For most Irish people, child benefit is sacrosanct and should not be interfered with. Many families rely on the monthly payment to pay for basic costs, and, since the state has long-since scrapped child tax credits, child benefit has long been viewed as an essential contribution to the significant cost to families of rearing the next generation. 

Yesterday, a caller to RTÉ’s Liveline claimed that the family’s child benefit had not been paid after they traveled abroad – and that they had been told by the Department of Social protection that they needed to be informed if a family receiving benefit left the state. 

It followed revelations that people in receipt of the Pandemic Unemployment Payment were also being targeted if they dared to go abroad, a move described as petty and spiteful on this platform. 

Now, the Minister for Social Protection, Heather Humphreys has told the Dáil today, that “people who wish to travel to any of the countries on the green list can do so and continue to receive their payment”. However, she then said travel could only take place for essential reasons, which some TDs felt left the matter as lacking in clarity as before.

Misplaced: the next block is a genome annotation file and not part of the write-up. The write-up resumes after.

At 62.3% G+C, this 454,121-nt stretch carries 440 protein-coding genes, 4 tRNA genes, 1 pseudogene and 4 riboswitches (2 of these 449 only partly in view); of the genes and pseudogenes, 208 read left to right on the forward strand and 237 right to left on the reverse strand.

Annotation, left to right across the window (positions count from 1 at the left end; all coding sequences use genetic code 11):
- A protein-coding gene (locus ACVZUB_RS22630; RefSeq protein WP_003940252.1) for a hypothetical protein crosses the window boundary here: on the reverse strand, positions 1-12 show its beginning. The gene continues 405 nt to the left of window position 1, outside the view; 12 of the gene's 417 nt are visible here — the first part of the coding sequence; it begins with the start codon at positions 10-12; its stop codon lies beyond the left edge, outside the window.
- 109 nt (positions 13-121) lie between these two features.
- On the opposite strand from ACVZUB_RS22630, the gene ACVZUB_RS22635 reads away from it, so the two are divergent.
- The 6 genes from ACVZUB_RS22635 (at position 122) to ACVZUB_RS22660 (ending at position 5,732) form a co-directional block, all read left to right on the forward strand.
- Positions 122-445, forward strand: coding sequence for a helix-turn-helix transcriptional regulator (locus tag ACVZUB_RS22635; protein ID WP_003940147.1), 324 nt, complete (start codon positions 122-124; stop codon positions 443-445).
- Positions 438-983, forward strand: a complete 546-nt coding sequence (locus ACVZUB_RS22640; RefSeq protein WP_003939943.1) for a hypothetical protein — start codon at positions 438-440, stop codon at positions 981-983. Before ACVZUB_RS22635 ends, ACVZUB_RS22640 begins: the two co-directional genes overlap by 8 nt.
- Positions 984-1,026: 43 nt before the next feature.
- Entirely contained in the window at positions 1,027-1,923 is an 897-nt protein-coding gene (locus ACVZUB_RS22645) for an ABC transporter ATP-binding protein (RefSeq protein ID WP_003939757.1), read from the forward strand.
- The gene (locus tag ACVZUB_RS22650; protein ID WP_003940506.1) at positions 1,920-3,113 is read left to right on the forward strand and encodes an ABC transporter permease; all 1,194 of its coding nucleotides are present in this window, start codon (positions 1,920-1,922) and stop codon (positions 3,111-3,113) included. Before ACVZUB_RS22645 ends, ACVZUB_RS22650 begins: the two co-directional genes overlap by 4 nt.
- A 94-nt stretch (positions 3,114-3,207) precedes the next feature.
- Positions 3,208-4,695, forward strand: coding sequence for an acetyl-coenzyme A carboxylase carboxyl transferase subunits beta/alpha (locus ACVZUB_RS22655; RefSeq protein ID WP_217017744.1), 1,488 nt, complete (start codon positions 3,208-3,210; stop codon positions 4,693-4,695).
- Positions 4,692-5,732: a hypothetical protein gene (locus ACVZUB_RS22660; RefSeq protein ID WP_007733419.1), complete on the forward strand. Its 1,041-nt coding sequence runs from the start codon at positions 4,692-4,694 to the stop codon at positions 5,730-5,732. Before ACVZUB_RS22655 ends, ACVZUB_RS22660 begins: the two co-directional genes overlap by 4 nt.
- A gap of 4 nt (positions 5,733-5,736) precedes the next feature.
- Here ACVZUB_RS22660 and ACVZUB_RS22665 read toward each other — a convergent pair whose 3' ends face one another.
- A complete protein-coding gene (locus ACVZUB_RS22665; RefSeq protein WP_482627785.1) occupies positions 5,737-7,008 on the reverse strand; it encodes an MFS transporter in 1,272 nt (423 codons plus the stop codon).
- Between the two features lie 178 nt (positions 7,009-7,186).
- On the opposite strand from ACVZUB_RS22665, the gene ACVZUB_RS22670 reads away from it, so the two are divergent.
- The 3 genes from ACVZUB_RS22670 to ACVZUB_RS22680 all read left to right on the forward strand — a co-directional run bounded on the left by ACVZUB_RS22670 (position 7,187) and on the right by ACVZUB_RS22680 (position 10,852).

Humphreys also acknowledged that her Department had not communicated the policy in regard to travel well.

The government has been under fire since the revelations about cancelled payments were first made public, especially in regard to stopping Child Benefit.

Commentators on social media described the news as “incredibly worrying and disturbing” and said it amounted to “abhorrent behaviour by FFG, punching down .”

Others felt the targeting of child benefit was heavy-handed and authoritarian.

While some said that the trend should have everyone worried. 

Others described it as a class war.

The furore also forced Data Protection Commissioner Helen Dixon to seek clarity from the Department of Social Protection on how the personal information of citizens is handled at the country’s ports and airports.

Liveline heard claims that passengers on a flight to Bulgaria were all asked for their PPS numbers and other personal information.